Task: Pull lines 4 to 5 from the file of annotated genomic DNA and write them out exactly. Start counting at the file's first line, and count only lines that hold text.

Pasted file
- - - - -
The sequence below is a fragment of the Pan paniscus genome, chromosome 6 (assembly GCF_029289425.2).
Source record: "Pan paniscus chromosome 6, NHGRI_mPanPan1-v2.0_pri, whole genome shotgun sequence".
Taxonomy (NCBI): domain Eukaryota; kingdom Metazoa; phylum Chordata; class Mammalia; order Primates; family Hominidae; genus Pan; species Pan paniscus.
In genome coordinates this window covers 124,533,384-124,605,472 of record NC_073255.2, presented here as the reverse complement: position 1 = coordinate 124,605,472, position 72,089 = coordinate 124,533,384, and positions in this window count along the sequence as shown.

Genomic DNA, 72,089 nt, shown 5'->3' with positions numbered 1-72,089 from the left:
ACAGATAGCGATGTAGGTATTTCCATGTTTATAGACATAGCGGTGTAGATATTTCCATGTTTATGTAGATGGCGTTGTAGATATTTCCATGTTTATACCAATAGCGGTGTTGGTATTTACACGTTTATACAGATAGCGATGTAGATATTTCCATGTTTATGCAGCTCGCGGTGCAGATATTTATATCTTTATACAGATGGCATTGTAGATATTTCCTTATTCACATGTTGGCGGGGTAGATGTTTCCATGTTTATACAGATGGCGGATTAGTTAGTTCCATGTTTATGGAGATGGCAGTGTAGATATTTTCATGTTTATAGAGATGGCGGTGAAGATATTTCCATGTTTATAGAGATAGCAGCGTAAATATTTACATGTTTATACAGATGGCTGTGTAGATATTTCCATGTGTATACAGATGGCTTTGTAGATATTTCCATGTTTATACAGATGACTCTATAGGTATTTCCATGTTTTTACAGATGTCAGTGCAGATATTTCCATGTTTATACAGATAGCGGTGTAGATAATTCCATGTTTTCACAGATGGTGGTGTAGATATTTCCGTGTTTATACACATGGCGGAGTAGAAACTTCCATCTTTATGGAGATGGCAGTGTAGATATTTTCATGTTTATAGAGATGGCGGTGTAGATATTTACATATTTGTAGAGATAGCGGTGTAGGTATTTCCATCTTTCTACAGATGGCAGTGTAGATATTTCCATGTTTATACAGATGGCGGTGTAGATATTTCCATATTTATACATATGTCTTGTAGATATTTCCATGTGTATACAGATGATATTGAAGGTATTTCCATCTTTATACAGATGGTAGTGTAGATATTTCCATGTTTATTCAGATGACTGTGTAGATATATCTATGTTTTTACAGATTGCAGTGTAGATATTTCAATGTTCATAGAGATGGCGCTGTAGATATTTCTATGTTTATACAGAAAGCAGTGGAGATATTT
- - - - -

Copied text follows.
In genome coordinates this window covers 124,533,384-124,605,472 of record NC_073255.2, presented here as the reverse complement: position 1 = coordinate 124,605,472, position 72,089 = coordinate 124,533,384, and positions in this window count along the sequence as shown.

Genomic DNA, 72,089 nt, shown 5'->3' with positions numbered 1-72,089 from the left: